Our Survey Said: "It's No Shell Game"
Click here to read the article on Inside Counsel.
Might the Supreme Court's signally important 2015 ruling in B&B Hardware v. Hargis with respect to preclusive effect of rulings at the USPTO's Trademark Trial and Appeal Board on litigation in federal district court be having a knock-on effect on how the Board is conducting cases? Perhaps so.
During a trial, a surrebuttal is a response to a defendant's rebuttal—in effect, a rebuttal of a rebuttal. Typically, and for good reason, trial courts disallow the introduction of new evidence in either a rebuttal or a surrebuttal. But there are exceptions, and a notable one recently occurred in an opposition proceeding at the TTAB.
In Newegg Inc. v. Schoolhouse Outfitters, LLC, Opposition No. 91214178 (March 30, 2016) online computer supplies retailer Newegg opposed applicant Schoolhouse Outfitters' registration of the mark Egghead, citing its prior registration for the Newegg mark. When Schoolhouse introduced its motion for summary judgment, Newegg asked the court to allow it to present an expert report on likelihood of confusion by trademark survey expert Leon Kaplan, of Princeton Research and Consulting Center, Inc.
The Board declined to consider Kaplan's report on behalf of Newegg with respect to Schoolhouse's motion, suggesting the report be reserved for use in the trial. In that trial—during its rebuttal of Newegg's claims—applicant Schoolhouse Outfitters, an online retailer specializing in school supplies, introduced as expert testimony the findings of its own expert, Eugene Erickson of NERA Economic Consulting.
Erickson had conducted a likelihood of confusion survey employing a different methodology than the one used by Kaplan. After Schoolhouse's rebuttal, Newegg filed a motion for leave to prepare and serve a surrebuttal report to be prepared by Kaplan. Predictably, perhaps, Schoolhouse countered with a claim that Newegg's request was a ploy—a delaying tactic with further financial impact on Schoolhouse.
Lesson learned for Schoolhouse. In a precedential decision in March of this year, the TTAB granted Newegg's motion. In its analysis, the Board declined to read Federal Rule of Civil Procedure 26(a)(2)(D) as prohibiting surrebuttal reports.
This rule provides that absent a stipulation or court order, expert disclosures must be made if the evidence is intended solely to contradict or rebut evidence on the same subject matter identified in another party's expert report, within 30 days after the other party's disclosure.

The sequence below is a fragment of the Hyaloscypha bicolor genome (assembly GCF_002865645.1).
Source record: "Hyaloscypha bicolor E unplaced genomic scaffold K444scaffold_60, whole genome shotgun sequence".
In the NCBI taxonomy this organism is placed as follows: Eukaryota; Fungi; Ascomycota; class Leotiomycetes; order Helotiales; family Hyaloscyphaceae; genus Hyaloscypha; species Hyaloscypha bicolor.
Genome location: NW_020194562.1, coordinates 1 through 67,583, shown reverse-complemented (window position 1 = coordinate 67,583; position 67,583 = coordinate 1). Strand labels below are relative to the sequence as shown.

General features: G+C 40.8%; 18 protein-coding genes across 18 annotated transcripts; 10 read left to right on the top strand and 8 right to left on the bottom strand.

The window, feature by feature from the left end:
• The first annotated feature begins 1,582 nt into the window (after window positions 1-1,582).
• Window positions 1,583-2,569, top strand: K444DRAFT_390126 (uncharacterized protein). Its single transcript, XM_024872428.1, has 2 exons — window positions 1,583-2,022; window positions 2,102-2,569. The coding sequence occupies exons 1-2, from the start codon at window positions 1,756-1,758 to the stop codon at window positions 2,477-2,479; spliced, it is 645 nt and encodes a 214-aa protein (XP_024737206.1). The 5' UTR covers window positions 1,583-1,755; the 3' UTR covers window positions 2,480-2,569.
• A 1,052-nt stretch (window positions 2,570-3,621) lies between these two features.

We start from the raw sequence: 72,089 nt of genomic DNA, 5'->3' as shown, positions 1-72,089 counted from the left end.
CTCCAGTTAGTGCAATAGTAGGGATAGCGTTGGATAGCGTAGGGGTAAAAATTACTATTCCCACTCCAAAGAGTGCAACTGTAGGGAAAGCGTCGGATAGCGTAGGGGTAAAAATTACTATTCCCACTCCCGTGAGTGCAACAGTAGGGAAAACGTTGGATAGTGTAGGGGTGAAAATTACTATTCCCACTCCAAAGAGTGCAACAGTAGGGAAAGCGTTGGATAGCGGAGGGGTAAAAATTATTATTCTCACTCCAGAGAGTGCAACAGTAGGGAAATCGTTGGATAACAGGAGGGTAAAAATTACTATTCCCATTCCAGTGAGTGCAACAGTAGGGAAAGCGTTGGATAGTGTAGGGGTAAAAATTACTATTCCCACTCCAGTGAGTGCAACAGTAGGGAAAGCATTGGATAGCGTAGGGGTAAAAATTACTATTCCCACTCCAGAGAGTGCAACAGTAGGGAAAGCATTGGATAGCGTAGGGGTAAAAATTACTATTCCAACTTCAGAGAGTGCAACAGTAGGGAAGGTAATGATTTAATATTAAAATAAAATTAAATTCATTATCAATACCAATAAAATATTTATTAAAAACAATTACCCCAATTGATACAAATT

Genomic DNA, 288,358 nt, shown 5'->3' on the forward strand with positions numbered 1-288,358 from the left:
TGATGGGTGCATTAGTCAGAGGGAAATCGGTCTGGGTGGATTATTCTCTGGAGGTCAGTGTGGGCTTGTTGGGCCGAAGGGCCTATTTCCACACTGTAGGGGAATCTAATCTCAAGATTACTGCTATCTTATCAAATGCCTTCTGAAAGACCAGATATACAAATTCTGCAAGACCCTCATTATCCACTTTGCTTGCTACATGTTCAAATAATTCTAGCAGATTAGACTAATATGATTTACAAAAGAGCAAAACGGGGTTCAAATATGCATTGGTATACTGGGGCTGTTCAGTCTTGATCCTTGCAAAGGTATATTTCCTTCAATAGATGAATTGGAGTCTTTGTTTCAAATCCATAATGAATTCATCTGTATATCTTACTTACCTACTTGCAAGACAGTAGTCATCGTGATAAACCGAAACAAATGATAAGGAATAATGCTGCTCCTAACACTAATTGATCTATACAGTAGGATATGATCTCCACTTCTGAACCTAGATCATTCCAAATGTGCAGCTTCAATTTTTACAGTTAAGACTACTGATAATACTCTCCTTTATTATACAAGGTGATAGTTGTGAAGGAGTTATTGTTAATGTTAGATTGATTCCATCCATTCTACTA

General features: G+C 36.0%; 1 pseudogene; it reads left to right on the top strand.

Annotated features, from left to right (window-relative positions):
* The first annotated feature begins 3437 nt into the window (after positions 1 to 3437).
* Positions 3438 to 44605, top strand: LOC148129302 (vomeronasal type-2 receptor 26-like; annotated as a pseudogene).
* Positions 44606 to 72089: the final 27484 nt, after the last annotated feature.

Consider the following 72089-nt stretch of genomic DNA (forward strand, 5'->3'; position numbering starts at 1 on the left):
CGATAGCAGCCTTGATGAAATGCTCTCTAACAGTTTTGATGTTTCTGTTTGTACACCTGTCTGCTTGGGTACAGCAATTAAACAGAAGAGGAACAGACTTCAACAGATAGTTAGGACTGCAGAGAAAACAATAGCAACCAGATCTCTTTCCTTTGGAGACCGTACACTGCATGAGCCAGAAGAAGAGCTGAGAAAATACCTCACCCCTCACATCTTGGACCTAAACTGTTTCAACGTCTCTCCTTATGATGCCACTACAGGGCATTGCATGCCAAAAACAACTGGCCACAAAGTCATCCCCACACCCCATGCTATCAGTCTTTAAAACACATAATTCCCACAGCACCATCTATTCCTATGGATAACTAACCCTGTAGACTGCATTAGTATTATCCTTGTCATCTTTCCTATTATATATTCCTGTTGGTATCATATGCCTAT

Many courts have ruled that this rule does not contemplate or permit surrebuttal expert disclosures. The Board disagreed, finding that under appropriate circumstances, a surrebuttal expert would be proper as long as the request for one is made promptly, which the Board felt that Newegg had done.
Since Erickson's rebuttal expert report included new evidence in the form of a different survey conducted with a different methodology than Newegg's, the Board felt that a surrebuttal report was proper, and would help it to make a fair determination on the merits of the case.
The Board did rule that Kaplan's surrebuttal expert report must be limited to rebuttal and/or critique of the methodology of the survey conducted by Erickson, as well as the analysis of the data resulting from the latter's survey. In addition, the Board allowed Schoolhouse to depose Kaplan again, but limited to the subject matter of the surrebuttal expert report.
On its face, of course, the Board's ruling clarifies its stance on surrebuttal expert reports. But one has to wonder whether this is a sign from the Board of something more important than that: specifically, it encourages future litigants to employ expert testimony more frequently.
Might this be because of the Supreme Court's holding in B&B Hardware v. Hargis Industries, (135 S. Ct. 1293, 575 US __, 191 L. Ed. 2d 222)? In that ruling, the Court ruled that Board proceedings were to be given preclusive effect in some subsequent district court litigations. As I've said before, consumer-based surveys with respect to likelihood of confusion claims seem increasingly important in trademark litigation, and parties should be aware of the opportunities such expert reports can offer in supporting their case—and in rebutting others'.
Lesson learned, indeed.
Reprinted with permission from the August 21, 2016 edition of Inside Counsel© 2016 ALM Media Properties, LLC. All rights reserved. Further duplication without permission is prohibited, contact 877-257-3382 or email@example.com.